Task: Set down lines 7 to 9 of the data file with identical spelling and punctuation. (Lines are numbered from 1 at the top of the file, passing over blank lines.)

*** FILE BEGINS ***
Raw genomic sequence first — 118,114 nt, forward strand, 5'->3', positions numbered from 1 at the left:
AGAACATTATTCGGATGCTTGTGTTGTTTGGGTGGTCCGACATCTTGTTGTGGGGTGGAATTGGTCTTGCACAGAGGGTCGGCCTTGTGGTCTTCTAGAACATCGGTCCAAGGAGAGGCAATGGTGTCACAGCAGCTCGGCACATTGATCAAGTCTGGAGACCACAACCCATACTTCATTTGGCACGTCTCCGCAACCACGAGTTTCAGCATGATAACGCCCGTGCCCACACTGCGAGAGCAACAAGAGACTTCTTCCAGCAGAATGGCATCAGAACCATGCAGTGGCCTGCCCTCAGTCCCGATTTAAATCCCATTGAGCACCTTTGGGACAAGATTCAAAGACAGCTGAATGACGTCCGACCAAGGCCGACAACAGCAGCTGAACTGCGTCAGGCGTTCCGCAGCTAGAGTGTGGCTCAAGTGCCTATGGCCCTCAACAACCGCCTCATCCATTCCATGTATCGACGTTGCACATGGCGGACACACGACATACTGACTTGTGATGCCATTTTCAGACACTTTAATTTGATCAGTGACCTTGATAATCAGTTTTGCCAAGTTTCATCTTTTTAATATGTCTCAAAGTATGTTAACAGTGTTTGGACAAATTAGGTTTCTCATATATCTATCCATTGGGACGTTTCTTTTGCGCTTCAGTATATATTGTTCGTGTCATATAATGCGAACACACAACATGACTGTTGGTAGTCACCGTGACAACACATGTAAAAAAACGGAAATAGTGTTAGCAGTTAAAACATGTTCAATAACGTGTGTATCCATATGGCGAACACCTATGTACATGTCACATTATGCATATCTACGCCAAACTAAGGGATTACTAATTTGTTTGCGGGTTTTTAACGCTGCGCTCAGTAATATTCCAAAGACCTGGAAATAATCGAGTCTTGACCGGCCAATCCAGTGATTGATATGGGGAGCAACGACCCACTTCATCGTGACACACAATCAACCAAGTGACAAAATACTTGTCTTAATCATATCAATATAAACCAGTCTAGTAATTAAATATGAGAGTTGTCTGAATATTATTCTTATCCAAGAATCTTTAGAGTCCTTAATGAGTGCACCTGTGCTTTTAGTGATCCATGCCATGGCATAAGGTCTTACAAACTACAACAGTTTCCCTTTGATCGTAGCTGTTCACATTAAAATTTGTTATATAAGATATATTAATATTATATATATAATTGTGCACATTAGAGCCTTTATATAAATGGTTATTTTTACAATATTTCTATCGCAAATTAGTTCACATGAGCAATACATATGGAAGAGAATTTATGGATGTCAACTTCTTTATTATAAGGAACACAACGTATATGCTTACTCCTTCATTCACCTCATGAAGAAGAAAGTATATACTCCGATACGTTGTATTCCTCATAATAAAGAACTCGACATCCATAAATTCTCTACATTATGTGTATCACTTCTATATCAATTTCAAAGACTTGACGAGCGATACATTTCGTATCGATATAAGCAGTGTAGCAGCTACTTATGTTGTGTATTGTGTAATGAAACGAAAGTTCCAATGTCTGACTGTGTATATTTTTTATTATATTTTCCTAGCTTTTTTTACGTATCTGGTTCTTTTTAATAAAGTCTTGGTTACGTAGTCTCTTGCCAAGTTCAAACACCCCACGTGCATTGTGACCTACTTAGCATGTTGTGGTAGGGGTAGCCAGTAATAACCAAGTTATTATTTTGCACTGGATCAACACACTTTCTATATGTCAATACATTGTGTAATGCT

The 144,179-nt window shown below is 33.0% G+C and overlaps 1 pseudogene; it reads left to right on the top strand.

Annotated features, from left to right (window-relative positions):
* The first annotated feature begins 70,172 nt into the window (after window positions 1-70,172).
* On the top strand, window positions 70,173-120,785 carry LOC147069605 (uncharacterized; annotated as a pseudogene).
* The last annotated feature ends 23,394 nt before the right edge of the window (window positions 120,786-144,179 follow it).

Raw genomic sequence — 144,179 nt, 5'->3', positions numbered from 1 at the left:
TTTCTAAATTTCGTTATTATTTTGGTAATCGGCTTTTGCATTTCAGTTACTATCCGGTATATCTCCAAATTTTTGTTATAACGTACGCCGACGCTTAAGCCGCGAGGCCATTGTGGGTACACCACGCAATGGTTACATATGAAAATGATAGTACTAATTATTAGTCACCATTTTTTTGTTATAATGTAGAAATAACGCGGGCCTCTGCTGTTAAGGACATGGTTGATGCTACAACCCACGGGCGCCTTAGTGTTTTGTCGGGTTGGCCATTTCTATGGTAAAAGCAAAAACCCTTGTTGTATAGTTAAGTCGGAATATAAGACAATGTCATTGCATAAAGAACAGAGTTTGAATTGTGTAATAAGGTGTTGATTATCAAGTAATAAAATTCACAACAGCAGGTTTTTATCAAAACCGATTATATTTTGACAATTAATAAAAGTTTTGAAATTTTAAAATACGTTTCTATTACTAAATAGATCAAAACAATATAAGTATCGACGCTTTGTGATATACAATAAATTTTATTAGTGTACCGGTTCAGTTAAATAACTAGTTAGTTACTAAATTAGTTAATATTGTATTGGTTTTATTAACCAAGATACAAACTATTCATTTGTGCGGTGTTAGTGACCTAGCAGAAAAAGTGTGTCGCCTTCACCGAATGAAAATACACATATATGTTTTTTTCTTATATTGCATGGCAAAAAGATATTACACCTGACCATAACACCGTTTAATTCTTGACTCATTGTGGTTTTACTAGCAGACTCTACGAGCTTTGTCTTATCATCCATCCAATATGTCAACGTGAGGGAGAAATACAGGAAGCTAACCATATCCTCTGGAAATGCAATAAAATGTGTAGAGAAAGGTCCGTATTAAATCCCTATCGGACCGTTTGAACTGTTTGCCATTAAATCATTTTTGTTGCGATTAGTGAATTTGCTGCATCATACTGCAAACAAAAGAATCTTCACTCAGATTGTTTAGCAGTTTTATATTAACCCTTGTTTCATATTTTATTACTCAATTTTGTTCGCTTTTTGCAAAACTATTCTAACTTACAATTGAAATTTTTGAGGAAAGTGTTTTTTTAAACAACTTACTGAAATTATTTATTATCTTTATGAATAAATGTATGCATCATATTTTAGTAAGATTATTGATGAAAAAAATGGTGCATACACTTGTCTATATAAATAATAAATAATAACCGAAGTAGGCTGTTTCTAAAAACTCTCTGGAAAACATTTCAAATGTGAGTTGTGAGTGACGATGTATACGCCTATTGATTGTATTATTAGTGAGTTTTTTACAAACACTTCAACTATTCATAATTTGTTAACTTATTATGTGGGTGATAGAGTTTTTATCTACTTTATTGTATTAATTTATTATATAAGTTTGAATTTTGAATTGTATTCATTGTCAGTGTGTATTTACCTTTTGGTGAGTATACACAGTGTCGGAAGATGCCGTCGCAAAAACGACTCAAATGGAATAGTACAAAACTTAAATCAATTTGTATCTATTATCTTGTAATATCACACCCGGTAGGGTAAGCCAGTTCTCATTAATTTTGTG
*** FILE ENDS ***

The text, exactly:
* The last annotated feature ends 23,394 nt before the right edge of the window (window positions 120,786-144,179 follow it).

Raw genomic sequence — 144,179 nt, 5'->3', positions numbered from 1 at the left:
TTTCTAAATTTCGTTATTATTTTGGTAATCGGCTTTTGCATTTCAGTTACTATCCGGTATATCTCCAAATTTTTGTTATAACGTACGCCGACGCTTAAGCCGCGAGGCCATTGTGGGTACACCACGCAATGGTTACATATGAAAATGATAGTACTAATTATTAGTCACCATTTTTTTGTTATAATGTAGAAATAACGCGGGCCTCTGCTGTTAAGGACATGGTTGATGCTACAACCCACGGGCGCCTTAGTGTTTTGTCGGGTTGGCCATTTCTATGGTAAAAGCAAAAACCCTTGTTGTATAGTTAAGTCGGAATATAAGACAATGTCATTGCATAAAGAACAGAGTTTGAATTGTGTAATAAGGTGTTGATTATCAAGTAATAAAATTCACAACAGCAGGTTTTTATCAAAACCGATTATATTTTGACAATTAATAAAAGTTTTGAAATTTTAAAATACGTTTCTATTACTAAATAGATCAAAACAATATAAGTATCGACGCTTTGTGATATACAATAAATTTTATTAGTGTACCGGTTCAGTTAAATAACTAGTTAGTTACTAAATTAGTTAATATTGTATTGGTTTTATTAACCAAGATACAAACTATTCATTTGTGCGGTGTTAGTGACCTAGCAGAAAAAGTGTGTCGCCTTCACCGAATGAAAATACACATATATGTTTTTTTCTTATATTGCATGGCAAAAAGATATTACACCTGACCATAACACCGTTTAATTCTTGACTCATTGTGGTTTTACTAGCAGACTCTACGAGCTTTGTCTTATCATCCATCCAATATGTCAACGTGAGGGAGAAATACAGGAAGCTAACCATATCCTCTGGAAATGCAATAAAATGTGTAGAGAAAGGTCCGTATTAAATCCCTATCGGACCGTTTGAACTGTTTGCCATTAAATCATTTTTGTTGCGATTAGTGAATTTGCTGCATCATACTGCAAACAAAAGAATCTTCACTCAGATTGTTTAGCAGTTTTATATTAACCCTTGTTTCATATTTTATTACTCAATTTTGTTCGCTTTTTGCAAAACTATTCTAACTTACAATTGAAATTTTTGAGGAAAGTGTTTTTTTAAACAACTTACTGAAATTATTTATTATCTTTATGAATAAATGTATGCATCATATTTTAGTAAGATTATTGATGAAAAAAATGGTGCATACACTTGTCTATATAAATAATAAATAATAACCGAAGTAGGCTGTTTCTAAAAACTCTCTGGAAAACATTTCAAATGTGAGTTGTGAGTGACGATGTATACGCCTATTGATTGTATTATTAGTGAGTTTTTTACAAACACTTCAACTATTCATAATTTGTTAACTTATTATGTGGGTGATAGAGTTTTTATCTACTTTATTGTATTAATTTATTATATAAGTTTGAATTTTGAATTGTATTCATTGTCAGTGTGTATTTACCTTTTGGTGAGTATACACAGTGTCGGAAGATGCCGTCGCAAAAACGACTCAAATGGAATAGTACAAAACTTAAATCAATTTGTATCTATTATCTTGTAATATCACACCCGGTAGGGTAAGCCAGTTCTCATTAATTTTGTG